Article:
“We address food insecurity from several angles including effective operational and food management practices, minimizing surplus food waste, building strategic partnerships, leading food recovery efforts, and fostering collaborative dialogue,” says Leveen.

If food insecurity is identified as a need, McCormick & Company’s Grown for Good framework creates programs to address that challenge. The spice company’s Flavor For Life program provides underserved communities access to healthy foods, culinary classes, education and more.

Aramark and Kellogg’s (No. 35 on DiversityInc’s 2022 Top 50 Companies for Diversity list) are dedicated to tackling food insecurity on college campuses. Kellogg’s efforts include charitable donations to the Thurgood Marshall College Fund and the Hispanic Association of Colleges and Universities.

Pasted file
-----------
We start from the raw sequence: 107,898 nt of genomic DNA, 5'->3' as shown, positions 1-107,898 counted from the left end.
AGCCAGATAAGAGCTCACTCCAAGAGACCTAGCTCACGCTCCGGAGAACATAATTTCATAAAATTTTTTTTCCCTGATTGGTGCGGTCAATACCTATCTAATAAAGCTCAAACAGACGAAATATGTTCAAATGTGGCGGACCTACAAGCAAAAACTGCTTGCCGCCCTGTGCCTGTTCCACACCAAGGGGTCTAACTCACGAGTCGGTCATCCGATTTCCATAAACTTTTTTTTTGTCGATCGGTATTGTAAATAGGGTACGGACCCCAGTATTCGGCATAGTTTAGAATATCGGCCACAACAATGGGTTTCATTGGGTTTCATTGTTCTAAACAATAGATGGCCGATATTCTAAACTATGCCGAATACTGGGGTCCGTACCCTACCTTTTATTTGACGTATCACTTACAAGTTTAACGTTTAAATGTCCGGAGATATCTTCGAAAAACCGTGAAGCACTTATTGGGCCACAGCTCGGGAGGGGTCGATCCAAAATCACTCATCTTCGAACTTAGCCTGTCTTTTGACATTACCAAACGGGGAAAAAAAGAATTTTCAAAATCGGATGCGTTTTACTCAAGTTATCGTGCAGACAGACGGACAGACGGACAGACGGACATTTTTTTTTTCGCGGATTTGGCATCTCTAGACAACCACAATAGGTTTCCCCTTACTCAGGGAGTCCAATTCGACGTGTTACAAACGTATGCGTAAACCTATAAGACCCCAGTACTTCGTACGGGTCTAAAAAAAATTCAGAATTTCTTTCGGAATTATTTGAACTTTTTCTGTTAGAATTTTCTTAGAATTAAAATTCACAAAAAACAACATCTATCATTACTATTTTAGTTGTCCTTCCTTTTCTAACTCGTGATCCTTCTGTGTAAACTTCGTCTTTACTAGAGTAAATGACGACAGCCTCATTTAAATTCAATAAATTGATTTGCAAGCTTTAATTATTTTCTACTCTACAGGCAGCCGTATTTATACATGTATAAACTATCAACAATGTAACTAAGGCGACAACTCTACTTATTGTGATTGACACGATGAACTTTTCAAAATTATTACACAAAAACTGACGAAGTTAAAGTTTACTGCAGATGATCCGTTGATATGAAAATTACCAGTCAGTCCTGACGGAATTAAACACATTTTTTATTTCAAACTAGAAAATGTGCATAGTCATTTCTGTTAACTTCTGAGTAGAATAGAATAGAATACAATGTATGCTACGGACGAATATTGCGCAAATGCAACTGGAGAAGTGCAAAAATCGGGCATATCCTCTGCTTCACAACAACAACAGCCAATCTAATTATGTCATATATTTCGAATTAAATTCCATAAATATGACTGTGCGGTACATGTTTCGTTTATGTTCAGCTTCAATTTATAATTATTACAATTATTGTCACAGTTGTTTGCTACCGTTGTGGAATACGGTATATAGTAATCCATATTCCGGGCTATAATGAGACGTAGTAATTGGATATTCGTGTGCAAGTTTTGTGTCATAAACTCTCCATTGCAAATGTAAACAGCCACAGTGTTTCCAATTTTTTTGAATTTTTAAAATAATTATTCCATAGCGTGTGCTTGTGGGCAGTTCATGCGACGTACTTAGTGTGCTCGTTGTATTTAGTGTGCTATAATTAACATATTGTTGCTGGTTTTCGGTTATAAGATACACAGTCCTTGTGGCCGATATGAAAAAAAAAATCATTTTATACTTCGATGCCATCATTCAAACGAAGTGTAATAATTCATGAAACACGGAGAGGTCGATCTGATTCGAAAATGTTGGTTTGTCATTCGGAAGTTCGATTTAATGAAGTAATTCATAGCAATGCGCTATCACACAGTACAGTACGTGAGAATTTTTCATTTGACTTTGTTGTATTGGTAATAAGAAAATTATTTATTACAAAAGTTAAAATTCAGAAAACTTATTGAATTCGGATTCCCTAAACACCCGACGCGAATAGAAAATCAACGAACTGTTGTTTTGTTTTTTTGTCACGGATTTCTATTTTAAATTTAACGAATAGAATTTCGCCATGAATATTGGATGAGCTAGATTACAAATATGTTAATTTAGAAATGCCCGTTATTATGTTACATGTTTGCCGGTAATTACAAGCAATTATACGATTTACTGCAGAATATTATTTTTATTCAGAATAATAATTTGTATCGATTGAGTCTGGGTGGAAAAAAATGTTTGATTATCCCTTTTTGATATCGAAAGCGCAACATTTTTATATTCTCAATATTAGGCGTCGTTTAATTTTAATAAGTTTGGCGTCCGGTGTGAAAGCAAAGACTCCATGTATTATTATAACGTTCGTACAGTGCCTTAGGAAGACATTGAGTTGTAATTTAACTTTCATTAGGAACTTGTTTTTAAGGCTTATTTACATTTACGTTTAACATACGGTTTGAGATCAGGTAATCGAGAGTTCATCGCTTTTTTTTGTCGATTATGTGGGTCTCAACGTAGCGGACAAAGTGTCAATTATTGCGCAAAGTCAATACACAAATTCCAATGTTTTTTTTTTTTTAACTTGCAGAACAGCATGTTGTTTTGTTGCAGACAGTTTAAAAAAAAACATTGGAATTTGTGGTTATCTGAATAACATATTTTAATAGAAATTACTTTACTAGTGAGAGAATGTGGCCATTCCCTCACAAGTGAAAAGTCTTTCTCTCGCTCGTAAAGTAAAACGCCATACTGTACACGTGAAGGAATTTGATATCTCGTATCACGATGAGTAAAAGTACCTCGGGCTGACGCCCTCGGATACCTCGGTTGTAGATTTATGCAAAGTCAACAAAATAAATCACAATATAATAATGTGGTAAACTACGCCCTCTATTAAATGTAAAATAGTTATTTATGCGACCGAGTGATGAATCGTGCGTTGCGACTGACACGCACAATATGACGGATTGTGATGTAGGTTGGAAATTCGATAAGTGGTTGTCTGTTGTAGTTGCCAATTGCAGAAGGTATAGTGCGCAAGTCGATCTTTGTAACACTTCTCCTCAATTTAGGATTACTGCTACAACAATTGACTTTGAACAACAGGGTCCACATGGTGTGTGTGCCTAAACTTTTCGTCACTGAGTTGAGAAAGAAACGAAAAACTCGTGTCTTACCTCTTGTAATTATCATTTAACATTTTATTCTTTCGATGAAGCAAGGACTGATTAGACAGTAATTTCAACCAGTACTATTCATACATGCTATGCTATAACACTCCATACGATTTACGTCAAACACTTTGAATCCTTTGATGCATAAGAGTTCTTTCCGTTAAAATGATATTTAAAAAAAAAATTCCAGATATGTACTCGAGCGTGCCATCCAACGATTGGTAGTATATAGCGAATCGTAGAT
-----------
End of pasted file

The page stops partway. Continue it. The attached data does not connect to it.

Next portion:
Our work on college campuses is critical for ensuring that we have a diverse pipeline of future talent not only for Kellogg’s but for organizations across industries,” says Stephanie Slingerland, Senior Director for Philanthropy and Social Impact at Kellogg’s. “For companies like Kellogg, as for many other industries, we need to reflect the diverse consumers we serve.”

The Power of Partnerships 

Partnerships and collaboration are also playing a critical role in targeting food insecurity. Aramark has teamed up with community non-profits and leaders in the food insecurity solutions space to eliminate hunger. Sysco’s Global Good Goal aims to generate $500 million worth of ‘good’ for communities around the world.